User research, or UX research, is an absolutely vital part of the user experience design process.
Typically done at the start of a project, it encompasses different types of research methodology to gather valuable data and feedback. When conducting user research, you’ll engage with and observe your target users, getting to know their needs, behaviours, and pain-points in relation to the product or service you’re designing.
Ultimately, user research means the difference between designing based on guesswork and assumptions, and actually creating something that solves a real user problem. In other words: Do not skip the research phase!
If you’re new to user research, fear not. We’re going to explain exactly what UX research is and why it’s so important. We’ll also show you how to plan your user research and introduce you to some key user research methods.
We’ve divided this rather comprehensive guide into the following sections. Feel free to skip ahead using the menu below:
- What is user research?
- What is the purpose of user research?
- How to plan your user research.
- An introduction to different research methods—and when to use them.
Ready? Let’s jump in.
1. What is user research?
User experience research is the systematic investigation of your users in order to gather insights that will inform the design process. With the help of various user research techniques, you’ll set out to understand your users’ needs, attitudes, pain-points, and behaviors (processes like task analyses look at how users actually navigate the product experience—not just how they should or how they say they do).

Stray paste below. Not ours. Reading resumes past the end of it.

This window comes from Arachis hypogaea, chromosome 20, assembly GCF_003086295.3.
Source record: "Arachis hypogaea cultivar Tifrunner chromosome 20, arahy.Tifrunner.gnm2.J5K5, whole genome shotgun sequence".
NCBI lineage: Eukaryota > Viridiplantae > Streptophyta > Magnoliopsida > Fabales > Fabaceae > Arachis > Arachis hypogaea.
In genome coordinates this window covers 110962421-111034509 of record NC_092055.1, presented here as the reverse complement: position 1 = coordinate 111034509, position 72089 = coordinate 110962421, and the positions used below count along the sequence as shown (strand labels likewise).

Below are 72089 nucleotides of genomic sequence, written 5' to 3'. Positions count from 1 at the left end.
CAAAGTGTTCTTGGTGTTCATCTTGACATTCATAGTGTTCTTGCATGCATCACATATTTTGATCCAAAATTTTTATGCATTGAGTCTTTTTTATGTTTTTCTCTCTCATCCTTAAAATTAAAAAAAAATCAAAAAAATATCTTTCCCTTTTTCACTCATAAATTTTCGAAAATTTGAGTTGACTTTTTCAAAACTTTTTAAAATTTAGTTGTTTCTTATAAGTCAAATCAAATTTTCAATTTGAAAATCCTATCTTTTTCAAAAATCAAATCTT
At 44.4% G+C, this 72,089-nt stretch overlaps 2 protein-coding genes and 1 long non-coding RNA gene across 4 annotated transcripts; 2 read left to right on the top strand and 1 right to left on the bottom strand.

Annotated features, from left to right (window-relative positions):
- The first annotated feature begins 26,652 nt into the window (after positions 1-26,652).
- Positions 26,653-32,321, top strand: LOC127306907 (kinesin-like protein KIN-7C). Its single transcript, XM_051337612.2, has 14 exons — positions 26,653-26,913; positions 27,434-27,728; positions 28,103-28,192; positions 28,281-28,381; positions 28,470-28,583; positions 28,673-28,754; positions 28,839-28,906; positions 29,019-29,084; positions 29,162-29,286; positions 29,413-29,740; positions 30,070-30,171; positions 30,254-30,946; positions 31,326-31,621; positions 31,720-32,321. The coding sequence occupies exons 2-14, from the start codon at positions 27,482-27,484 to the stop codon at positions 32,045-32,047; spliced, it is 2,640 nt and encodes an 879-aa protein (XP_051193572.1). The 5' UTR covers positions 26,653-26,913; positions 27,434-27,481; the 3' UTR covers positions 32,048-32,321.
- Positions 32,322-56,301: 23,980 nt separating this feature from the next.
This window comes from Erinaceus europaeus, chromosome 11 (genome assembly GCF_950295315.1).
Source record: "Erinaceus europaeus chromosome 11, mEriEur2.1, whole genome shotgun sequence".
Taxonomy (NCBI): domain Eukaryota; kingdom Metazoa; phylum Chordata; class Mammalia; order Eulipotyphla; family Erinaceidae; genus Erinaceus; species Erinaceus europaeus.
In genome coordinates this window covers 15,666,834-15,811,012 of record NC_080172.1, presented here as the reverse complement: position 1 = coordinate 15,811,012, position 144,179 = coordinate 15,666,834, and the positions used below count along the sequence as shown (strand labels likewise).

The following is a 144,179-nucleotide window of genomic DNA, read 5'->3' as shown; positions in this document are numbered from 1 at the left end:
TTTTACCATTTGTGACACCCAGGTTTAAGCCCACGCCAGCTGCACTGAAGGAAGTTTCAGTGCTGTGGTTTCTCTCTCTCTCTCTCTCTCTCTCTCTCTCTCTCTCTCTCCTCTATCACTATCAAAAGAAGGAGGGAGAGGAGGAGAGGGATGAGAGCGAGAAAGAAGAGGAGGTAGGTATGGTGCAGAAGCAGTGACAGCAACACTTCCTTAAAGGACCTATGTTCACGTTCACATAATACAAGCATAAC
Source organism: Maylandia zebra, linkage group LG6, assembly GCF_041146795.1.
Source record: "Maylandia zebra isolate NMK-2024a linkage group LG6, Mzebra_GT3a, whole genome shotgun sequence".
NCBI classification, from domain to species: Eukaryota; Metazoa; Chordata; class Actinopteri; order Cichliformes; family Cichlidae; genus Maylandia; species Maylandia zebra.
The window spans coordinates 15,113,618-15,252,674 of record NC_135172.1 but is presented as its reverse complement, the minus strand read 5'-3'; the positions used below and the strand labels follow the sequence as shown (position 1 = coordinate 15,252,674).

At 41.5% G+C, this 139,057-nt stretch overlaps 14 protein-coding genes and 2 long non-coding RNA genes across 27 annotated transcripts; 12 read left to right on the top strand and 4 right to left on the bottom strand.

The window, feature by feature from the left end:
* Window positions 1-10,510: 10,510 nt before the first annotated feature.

Typically done at the start of a project—but also extremely valuable throughout—it encompasses different types of research methodology to gather both qualitative and quantitative data in relation to your product or service.
Before we continue, let’s consider the difference between qualitative and quantitative data.
Qualitative vs. Quantitative data: What’s the difference?
Qualitative UX research results in descriptive data which looks more at how people think and feel. It helps to find your users’ opinions, problems, reasons, and motivations. You can learn all about in depth in the video below by CareerFoundry graduate and professional UX designer Maureen Herben:
Quantitative UX research, on the other hand, generally produces numerical data that can be measured and analysed, looking more at the statistics. Quantitative data is used to quantify the opinions and behaviors of your users.
User research rarely relies on just one form of data collection, and often uses both qualitative and quantitative research methods together to form a bigger picture. The data can be applied to an existing product to gain insight to help improve the product experiences, or it can be applied to an entirely new product or service, providing a baseline for UX, design and development.
From the data gathered during your user research phase, you should be able to understand the following areas within the context of your product or service:
- Who your users are
- What their needs are
- What they want
- How they currently do things
- How they’d like to do them